length. The graft harvest site defect was closed in half the patients and left open in the other half

of the patients. Results on intraoperative measurements and postoperative radiographs showed no

negligible tendon shortening in the closure group, and further, no patients in either group

developed patella baja postoperatively.25 In a separate study, Krosser et al prospectively

evaluated the radiographic appearance of 114 patients after undergoing ACLR with BPTB

autograft and patellar tendon closure. The patellar tendon defect was left open in 59 patients, and

the defect was sutured closed in the remaining 55 patients. In all patients, the paratenon was

approximated. Pre- and postoperative lateral knee radiographs were taken in all patients, and pre-

and postoperative patellar tendon lengths were measured. The authors found no significant

shortening in the tendon length in the closed versus open groups.26 A study by Hantes et al also

investigated patellar tendon shortening following BPTB autograft with defect closure in 16

patients, and compared their findings to 32 patients who underwent ACLR with hamstring

tendon autograft. The authors found that there was approximately 10% shortening of the patellar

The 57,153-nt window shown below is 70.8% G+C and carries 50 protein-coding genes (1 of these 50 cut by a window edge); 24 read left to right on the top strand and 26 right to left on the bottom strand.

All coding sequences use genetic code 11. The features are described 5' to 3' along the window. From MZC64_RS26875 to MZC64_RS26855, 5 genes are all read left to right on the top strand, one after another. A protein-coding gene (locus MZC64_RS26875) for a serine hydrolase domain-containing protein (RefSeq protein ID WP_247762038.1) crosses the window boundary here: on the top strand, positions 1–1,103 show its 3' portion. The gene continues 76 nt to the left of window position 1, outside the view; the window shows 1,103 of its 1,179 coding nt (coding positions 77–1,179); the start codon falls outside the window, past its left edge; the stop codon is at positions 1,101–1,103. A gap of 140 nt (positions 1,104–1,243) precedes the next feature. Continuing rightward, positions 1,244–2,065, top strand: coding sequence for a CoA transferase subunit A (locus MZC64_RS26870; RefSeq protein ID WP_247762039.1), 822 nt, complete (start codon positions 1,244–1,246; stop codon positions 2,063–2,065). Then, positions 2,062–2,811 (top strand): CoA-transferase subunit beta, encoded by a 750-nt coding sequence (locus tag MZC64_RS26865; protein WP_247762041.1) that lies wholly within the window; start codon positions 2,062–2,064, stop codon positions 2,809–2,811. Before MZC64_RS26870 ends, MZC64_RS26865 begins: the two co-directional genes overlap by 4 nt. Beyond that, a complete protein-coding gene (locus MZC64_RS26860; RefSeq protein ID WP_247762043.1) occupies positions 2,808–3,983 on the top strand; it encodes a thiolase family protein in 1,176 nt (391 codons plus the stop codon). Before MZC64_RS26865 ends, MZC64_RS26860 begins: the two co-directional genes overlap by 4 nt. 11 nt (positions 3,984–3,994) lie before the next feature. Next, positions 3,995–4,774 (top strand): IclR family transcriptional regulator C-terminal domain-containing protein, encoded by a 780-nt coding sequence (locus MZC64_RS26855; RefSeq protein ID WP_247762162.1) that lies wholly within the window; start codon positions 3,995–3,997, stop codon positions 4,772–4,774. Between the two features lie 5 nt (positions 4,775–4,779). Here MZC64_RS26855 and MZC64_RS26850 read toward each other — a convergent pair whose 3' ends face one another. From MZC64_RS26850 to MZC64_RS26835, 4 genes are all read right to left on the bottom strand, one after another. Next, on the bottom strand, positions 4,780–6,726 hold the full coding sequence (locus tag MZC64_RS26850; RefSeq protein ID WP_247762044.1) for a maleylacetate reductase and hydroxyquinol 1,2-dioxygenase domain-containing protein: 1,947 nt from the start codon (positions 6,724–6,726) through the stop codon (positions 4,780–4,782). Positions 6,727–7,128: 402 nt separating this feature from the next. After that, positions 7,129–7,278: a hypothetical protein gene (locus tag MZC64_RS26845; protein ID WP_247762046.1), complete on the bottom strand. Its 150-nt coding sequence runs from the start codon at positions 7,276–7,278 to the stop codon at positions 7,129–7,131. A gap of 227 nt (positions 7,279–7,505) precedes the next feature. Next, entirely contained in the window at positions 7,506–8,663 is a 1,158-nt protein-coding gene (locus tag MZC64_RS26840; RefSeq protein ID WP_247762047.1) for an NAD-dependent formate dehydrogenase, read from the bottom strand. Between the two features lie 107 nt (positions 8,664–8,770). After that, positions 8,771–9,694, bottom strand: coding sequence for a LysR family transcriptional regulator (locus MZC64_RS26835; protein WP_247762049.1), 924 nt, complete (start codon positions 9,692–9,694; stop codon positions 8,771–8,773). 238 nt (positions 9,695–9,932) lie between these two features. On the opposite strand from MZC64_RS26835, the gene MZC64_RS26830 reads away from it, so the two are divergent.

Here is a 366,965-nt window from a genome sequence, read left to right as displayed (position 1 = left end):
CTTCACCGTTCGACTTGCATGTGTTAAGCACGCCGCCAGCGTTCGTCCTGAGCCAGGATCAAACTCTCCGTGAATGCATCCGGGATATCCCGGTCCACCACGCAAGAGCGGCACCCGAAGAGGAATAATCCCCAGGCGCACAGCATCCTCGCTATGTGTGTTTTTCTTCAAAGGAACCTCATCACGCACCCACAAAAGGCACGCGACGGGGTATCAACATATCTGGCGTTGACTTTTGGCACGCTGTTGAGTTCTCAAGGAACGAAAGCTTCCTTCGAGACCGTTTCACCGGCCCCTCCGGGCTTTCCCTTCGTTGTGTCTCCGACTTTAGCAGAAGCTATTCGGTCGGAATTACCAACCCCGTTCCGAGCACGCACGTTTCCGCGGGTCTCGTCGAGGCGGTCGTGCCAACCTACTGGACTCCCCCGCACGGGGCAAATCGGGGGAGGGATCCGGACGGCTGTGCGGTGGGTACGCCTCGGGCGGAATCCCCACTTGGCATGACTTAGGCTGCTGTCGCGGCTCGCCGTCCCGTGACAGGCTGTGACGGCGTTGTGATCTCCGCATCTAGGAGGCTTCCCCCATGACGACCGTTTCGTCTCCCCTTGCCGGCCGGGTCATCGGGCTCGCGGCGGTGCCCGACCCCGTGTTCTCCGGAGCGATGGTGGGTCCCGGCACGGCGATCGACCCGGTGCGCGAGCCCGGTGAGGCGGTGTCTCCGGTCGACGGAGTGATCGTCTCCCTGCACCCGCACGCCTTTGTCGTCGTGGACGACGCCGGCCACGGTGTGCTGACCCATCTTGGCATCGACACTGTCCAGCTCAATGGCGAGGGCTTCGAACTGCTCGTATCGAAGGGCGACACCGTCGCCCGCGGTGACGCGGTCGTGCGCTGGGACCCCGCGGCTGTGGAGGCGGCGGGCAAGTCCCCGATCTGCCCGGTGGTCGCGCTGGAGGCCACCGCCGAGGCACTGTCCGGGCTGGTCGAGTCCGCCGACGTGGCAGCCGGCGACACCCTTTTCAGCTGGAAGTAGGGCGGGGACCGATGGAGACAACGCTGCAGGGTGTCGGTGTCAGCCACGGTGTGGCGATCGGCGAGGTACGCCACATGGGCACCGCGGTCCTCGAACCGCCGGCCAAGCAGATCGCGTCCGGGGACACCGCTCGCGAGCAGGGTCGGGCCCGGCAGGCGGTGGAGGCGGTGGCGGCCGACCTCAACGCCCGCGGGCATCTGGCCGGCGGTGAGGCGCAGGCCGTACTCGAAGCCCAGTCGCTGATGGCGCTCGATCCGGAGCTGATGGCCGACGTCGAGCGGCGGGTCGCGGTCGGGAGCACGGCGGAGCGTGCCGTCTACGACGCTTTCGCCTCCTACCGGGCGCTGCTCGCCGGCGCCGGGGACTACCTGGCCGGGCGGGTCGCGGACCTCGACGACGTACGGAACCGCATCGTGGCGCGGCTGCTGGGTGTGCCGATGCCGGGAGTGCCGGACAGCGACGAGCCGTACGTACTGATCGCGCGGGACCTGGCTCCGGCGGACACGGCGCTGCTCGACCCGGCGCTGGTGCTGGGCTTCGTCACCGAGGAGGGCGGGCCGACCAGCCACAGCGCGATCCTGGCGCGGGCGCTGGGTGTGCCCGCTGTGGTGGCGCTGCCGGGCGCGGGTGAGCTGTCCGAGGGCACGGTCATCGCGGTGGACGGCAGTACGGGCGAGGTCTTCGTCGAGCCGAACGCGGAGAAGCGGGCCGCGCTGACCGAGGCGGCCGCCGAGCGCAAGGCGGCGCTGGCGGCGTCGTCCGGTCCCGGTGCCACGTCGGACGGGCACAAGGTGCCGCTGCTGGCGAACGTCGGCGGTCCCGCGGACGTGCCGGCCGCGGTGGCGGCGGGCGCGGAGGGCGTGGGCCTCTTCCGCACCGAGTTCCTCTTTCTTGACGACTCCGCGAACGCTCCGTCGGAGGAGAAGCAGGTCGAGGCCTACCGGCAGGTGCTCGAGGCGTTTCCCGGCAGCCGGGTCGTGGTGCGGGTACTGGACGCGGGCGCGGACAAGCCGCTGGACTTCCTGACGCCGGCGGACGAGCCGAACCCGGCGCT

tendon and 6% incidence of patella baja following BPTB autograft with defect closure.

Interestingly, the functional outcomes in the BPTB group were not significantly different from

those in the hamstring autograft group, which experienced minor tendon shortening and 0%

incidence of patella baja.27

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Certainly, closure of the defect in the native patellar tendon can potentially lead to complications,

including patella baja, decreased patellar tendon length, suture irritation, and/or increased

operative time.28-30 However, there are also potential benefits of closure of the graft harvest site,

including biological graft coverage of the void from graft harvest, possible increased strength of

the remaining patellar tendon, and decreased risk of post-operative patellar tendon rupture or

extensor lag.20 Further, complications resulting from bone defect sites left un-grafted have been

reported, including anterior knee pain especially while kneeling, as well as patella fracture.31

The potential relationship between defect closure, functional outcomes and postoperative pain